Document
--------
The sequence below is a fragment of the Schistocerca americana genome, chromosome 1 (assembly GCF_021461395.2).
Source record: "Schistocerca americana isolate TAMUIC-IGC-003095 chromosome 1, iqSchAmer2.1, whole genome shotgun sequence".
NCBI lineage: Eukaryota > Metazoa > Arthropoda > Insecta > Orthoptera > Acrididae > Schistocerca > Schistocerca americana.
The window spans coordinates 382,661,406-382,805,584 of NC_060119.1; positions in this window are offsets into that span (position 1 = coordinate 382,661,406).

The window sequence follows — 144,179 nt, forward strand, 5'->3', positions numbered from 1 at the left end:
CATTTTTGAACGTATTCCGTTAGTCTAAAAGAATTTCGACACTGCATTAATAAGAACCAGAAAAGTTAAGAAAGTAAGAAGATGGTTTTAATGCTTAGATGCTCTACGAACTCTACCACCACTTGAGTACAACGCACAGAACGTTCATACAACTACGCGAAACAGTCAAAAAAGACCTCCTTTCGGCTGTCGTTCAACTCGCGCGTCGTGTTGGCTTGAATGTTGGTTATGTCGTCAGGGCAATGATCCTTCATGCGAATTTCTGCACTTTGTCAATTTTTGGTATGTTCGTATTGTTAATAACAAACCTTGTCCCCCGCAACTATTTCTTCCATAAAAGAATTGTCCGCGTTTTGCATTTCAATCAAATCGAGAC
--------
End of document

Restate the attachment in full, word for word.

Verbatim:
The sequence below is a fragment of the Schistocerca americana genome, chromosome 1 (assembly GCF_021461395.2).
Source record: "Schistocerca americana isolate TAMUIC-IGC-003095 chromosome 1, iqSchAmer2.1, whole genome shotgun sequence".
NCBI lineage: Eukaryota > Metazoa > Arthropoda > Insecta > Orthoptera > Acrididae > Schistocerca > Schistocerca americana.
The window spans coordinates 382,661,406-382,805,584 of NC_060119.1; positions in this window are offsets into that span (position 1 = coordinate 382,661,406).

The window sequence follows — 144,179 nt, forward strand, 5'->3', positions numbered from 1 at the left end:
CATTTTTGAACGTATTCCGTTAGTCTAAAAGAATTTCGACACTGCATTAATAAGAACCAGAAAAGTTAAGAAAGTAAGAAGATGGTTTTAATGCTTAGATGCTCTACGAACTCTACCACCACTTGAGTACAACGCACAGAACGTTCATACAACTACGCGAAACAGTCAAAAAAGACCTCCTTTCGGCTGTCGTTCAACTCGCGCGTCGTGTTGGCTTGAATGTTGGTTATGTCGTCAGGGCAATGATCCTTCATGCGAATTTCTGCACTTTGTCAATTTTTGGTATGTTCGTATTGTTAATAACAAACCTTGTCCCCCGCAACTATTTCTTCCATAAAAGAATTGTCCGCGTTTTGCATTTCAATCAAATCGAGAC